>> In the shocking aftermath of a referendum in Colombia rejecting a peace deal with FARC rebels that could have ended 52 years of war, all eyes are now on opposition leader Alvaro Uribe. The former president and his right wing party have been the fiercest critics of the peace deal, which they argue gave too many concessions to the guerillas.
Reuters correspondent, Antonia Eklund is in Bogata.>> This vote showed just how much power he still wields over the nation after he stepped down from the presidency in 2010. And he is now expected to seek harsher punishments for the FARC rebels in the name of peace with greater justice.
The other sticking point is the opportunity for the FARC to run as political candidates. Ten Congressional seats will be guaranteed for the political party to transition out of the FARC forces, though Uribe says that this is unconstitutional for FARC leaders to run whilst they face charges and judicial investigations.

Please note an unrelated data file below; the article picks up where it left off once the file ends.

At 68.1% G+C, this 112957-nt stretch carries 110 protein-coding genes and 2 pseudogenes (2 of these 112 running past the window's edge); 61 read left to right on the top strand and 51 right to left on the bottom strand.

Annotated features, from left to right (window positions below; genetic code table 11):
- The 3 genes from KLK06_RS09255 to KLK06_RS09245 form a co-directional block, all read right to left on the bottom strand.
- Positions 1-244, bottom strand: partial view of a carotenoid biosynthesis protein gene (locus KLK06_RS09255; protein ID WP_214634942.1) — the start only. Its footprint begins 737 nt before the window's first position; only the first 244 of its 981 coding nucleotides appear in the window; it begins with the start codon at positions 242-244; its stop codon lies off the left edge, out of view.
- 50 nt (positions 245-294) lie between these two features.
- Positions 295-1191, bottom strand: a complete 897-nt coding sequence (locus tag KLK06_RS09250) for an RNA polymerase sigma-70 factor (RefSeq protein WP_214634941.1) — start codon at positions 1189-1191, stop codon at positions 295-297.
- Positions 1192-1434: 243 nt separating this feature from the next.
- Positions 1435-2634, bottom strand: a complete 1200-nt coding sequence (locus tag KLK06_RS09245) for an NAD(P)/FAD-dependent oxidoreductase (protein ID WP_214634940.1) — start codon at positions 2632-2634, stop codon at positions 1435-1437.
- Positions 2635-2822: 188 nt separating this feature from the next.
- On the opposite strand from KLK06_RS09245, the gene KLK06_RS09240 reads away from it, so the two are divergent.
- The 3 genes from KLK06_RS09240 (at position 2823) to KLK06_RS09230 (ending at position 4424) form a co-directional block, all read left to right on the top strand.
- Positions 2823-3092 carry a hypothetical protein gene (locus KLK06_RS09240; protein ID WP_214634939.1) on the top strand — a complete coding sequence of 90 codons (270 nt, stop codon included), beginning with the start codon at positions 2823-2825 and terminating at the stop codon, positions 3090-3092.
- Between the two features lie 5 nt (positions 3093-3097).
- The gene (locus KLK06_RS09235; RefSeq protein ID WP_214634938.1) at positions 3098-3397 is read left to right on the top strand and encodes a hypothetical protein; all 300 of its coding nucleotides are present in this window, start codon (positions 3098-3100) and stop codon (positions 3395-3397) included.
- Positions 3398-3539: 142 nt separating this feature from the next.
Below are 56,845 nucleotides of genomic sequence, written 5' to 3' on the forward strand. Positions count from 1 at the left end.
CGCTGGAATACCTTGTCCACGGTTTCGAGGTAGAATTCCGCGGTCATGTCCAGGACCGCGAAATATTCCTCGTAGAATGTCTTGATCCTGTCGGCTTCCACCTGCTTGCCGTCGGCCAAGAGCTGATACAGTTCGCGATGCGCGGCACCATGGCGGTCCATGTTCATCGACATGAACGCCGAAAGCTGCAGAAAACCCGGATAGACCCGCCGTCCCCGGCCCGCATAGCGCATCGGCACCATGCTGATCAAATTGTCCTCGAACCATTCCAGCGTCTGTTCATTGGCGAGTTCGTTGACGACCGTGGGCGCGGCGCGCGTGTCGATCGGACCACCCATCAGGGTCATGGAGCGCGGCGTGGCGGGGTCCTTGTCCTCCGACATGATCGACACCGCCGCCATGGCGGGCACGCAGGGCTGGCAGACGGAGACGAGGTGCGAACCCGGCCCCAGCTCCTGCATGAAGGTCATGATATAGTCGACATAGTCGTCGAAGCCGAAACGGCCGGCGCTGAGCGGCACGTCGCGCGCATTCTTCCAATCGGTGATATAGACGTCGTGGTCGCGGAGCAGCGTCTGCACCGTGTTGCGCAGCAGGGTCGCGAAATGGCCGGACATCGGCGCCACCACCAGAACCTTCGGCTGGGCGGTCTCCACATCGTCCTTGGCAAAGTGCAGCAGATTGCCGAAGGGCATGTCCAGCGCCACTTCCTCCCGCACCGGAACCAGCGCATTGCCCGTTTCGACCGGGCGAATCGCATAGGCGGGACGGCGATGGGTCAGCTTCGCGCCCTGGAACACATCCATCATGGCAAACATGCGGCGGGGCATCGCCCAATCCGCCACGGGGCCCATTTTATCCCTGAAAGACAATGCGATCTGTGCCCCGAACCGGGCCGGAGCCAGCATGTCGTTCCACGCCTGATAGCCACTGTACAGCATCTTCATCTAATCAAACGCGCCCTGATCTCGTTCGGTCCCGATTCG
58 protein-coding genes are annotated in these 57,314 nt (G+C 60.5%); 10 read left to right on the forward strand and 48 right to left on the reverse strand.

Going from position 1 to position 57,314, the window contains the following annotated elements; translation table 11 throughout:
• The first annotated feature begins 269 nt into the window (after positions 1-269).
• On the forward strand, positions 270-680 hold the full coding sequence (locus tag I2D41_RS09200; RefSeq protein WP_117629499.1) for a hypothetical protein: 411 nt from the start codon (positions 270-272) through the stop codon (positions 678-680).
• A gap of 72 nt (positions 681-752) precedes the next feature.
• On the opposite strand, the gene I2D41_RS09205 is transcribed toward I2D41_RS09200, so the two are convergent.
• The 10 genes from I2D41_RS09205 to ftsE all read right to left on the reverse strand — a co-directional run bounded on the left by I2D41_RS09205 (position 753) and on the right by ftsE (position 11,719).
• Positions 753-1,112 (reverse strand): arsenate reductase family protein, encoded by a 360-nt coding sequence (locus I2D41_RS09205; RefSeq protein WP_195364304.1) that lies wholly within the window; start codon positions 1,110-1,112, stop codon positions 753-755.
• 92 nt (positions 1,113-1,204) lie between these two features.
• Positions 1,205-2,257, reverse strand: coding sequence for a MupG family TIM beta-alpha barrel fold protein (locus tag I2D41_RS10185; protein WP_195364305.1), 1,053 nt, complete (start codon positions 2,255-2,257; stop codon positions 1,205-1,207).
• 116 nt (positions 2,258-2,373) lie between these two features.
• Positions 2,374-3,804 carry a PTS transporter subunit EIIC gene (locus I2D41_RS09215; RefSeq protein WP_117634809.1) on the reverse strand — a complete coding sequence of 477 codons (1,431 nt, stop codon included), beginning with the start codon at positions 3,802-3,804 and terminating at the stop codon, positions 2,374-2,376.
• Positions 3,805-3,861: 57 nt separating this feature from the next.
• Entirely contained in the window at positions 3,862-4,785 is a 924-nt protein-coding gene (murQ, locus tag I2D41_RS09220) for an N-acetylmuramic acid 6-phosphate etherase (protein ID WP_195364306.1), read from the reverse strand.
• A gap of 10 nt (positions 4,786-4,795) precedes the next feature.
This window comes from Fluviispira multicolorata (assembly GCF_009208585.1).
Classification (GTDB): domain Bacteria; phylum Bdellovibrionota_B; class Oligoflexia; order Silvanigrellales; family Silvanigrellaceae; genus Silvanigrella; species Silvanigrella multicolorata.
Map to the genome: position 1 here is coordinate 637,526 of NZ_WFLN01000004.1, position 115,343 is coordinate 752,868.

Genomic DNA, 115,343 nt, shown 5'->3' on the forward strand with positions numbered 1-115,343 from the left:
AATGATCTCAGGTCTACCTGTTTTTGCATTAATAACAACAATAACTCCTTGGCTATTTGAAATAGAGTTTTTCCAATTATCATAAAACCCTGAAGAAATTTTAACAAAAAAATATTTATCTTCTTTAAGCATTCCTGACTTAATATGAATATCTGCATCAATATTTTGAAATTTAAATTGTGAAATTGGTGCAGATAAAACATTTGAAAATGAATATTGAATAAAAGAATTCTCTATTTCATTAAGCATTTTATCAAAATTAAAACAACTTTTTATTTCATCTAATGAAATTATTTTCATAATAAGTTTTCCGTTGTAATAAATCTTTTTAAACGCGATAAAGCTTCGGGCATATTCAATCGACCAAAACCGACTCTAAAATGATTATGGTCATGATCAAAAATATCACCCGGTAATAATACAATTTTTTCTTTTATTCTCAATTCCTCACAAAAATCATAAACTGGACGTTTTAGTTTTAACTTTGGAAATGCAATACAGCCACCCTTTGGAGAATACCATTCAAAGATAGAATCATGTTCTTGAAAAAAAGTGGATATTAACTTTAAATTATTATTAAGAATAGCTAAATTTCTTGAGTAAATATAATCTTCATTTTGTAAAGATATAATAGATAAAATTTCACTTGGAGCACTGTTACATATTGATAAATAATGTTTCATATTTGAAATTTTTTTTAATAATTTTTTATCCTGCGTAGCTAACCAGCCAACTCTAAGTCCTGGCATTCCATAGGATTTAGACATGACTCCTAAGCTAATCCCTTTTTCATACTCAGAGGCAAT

>> No voters, who won with a slim victory, also want assurances the rebels will hand in cash earned from drug smuggling, and spend time in jail. Any renegotiated peace accord now seems to depend on whether FARC could accept a tougher deal.>> Though many people said that they were pleased that there was a potential for certain issues to be renegotiated.
One of the these issues that many people spoke about were the salaries promised to rebel fighters. Under the agreement, each fighter is promised 90% of the minimum wage, roughly $200 for two years following disarmament. As was initial a payment of roughly $2,300 to start a business and to aid transition back into civil society.
>> Colombian president Juan Manuel Santos has staked his legacy on achieving peace, putting on a brave face after the rejection. He said the ceasefire's, the result of four years of negotiating in Havana will continue.